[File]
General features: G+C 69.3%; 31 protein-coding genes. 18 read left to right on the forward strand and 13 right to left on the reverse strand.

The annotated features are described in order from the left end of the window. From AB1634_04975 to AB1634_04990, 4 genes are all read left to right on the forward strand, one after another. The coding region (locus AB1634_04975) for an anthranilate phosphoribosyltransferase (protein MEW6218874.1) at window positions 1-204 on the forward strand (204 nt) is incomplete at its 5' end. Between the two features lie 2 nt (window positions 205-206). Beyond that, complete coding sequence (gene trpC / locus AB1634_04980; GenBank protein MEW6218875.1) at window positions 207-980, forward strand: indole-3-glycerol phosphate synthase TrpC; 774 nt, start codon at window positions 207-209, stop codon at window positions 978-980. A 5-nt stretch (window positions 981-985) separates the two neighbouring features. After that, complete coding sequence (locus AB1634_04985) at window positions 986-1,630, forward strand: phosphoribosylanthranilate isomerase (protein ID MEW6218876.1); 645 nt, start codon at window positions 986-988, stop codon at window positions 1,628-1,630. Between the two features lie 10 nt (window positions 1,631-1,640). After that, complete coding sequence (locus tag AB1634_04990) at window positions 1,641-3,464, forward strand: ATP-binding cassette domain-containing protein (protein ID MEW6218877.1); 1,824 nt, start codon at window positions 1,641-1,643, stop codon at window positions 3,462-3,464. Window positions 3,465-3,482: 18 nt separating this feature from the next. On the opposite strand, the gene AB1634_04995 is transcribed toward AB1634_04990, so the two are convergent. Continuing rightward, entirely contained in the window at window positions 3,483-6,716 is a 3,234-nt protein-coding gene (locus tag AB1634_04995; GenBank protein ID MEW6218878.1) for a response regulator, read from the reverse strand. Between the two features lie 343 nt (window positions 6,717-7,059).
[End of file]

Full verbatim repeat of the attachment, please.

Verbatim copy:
General features: G+C 69.3%; 31 protein-coding genes. 18 read left to right on the forward strand and 13 right to left on the reverse strand.

The annotated features are described in order from the left end of the window. From AB1634_04975 to AB1634_04990, 4 genes are all read left to right on the forward strand, one after another. The coding region (locus AB1634_04975) for an anthranilate phosphoribosyltransferase (protein MEW6218874.1) at window positions 1-204 on the forward strand (204 nt) is incomplete at its 5' end. Between the two features lie 2 nt (window positions 205-206). Beyond that, complete coding sequence (gene trpC / locus AB1634_04980; GenBank protein MEW6218875.1) at window positions 207-980, forward strand: indole-3-glycerol phosphate synthase TrpC; 774 nt, start codon at window positions 207-209, stop codon at window positions 978-980. A 5-nt stretch (window positions 981-985) separates the two neighbouring features. After that, complete coding sequence (locus AB1634_04985) at window positions 986-1,630, forward strand: phosphoribosylanthranilate isomerase (protein ID MEW6218876.1); 645 nt, start codon at window positions 986-988, stop codon at window positions 1,628-1,630. Between the two features lie 10 nt (window positions 1,631-1,640). After that, complete coding sequence (locus tag AB1634_04990) at window positions 1,641-3,464, forward strand: ATP-binding cassette domain-containing protein (protein ID MEW6218877.1); 1,824 nt, start codon at window positions 1,641-1,643, stop codon at window positions 3,462-3,464. Window positions 3,465-3,482: 18 nt separating this feature from the next. On the opposite strand, the gene AB1634_04995 is transcribed toward AB1634_04990, so the two are convergent. Continuing rightward, entirely contained in the window at window positions 3,483-6,716 is a 3,234-nt protein-coding gene (locus tag AB1634_04995; GenBank protein ID MEW6218878.1) for a response regulator, read from the reverse strand. Between the two features lie 343 nt (window positions 6,717-7,059).